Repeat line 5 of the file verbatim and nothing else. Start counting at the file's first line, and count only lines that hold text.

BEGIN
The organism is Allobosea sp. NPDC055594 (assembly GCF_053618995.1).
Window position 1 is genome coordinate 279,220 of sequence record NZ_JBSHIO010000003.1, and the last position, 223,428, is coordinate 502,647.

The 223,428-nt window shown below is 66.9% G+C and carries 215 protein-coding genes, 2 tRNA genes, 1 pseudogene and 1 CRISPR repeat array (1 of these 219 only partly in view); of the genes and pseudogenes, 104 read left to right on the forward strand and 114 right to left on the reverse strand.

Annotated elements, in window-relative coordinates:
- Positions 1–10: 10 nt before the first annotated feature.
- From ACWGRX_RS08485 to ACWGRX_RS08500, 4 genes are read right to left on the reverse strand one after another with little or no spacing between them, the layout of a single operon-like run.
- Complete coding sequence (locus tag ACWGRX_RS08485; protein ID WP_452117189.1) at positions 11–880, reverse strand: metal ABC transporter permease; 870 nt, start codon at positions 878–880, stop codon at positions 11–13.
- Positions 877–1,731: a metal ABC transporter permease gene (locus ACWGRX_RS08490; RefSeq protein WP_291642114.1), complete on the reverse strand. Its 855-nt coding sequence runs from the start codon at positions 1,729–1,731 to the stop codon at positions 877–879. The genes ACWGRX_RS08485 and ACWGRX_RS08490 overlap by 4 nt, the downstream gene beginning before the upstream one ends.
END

- Positions 1–10: 10 nt before the first annotated feature.